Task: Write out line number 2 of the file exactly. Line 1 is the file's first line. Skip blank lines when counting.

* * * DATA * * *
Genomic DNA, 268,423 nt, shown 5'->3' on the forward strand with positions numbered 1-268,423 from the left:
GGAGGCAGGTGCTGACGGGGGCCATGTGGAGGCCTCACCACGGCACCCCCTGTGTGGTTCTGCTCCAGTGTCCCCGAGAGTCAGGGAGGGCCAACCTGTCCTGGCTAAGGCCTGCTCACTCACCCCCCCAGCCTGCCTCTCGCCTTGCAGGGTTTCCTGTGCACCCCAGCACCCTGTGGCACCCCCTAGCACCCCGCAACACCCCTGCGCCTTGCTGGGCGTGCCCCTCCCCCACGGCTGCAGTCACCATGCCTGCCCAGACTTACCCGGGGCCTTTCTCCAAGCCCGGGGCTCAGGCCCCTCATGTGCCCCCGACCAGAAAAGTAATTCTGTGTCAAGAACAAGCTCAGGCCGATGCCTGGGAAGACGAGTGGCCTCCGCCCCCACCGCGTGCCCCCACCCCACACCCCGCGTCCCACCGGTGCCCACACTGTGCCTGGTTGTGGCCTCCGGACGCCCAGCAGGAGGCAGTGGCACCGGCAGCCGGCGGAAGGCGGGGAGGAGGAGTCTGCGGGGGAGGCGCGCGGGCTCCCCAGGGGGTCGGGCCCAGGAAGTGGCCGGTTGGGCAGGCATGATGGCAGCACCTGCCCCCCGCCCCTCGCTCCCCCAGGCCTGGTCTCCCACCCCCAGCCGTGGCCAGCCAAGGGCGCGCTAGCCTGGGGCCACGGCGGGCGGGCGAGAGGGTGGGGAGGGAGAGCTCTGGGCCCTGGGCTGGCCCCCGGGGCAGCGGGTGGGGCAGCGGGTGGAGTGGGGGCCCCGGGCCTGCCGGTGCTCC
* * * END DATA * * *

GGAGGCAGGTGCTGACGGGGGCCATGTGGAGGCCTCACCACGGCACCCCCTGTGTGGTTCTGCTCCAGTGTCCCCGAGAGTCAGGGAGGGCCAACCTGTCCTGGCTAAGGCCTGCTCACTCACCCCCCCAGCCTGCCTCTCGCCTTGCAGGGTTTCCTGTGCACCCCAGCACCCTGTGGCACCCCCTAGCACCCCGCAACACCCCTGCGCCTTGCTGGGCGTGCCCCTCCCCCACGGCTGCAGTCACCATGCCTGCCCAGACTTACCCGGGGCCTTTCTCCAAGCCCGGGGCTCAGGCCCCTCATGTGCCCCCGACCAGAAAAGTAATTCTGTGTCAAGAACAAGCTCAGGCCGATGCCTGGGAAGACGAGTGGCCTCCGCCCCCACCGCGTGCCCCCACCCCACACCCCGCGTCCCACCGGTGCCCACACTGTGCCTGGTTGTGGCCTCCGGACGCCCAGCAGGAGGCAGTGGCACCGGCAGCCGGCGGAAGGCGGGGAGGAGGAGTCTGCGGGGGAGGCGCGCGGGCTCCCCAGGGGGTCGGGCCCAGGAAGTGGCCGGTTGGGCAGGCATGATGGCAGCACCTGCCCCCCGCCCCTCGCTCCCCCAGGCCTGGTCTCCCACCCCCAGCCGTGGCCAGCCAAGGGCGCGCTAGCCTGGGGCCACGGCGGGCGGGCGAGAGGGTGGGGAGGGAGAGCTCTGGGCCCTGGGCTGGCCCCCGGGGCAGCGGGTGGGGCAGCGGGTGGAGTGGGGGCCCCGGGCCTGCCGGTGCTCC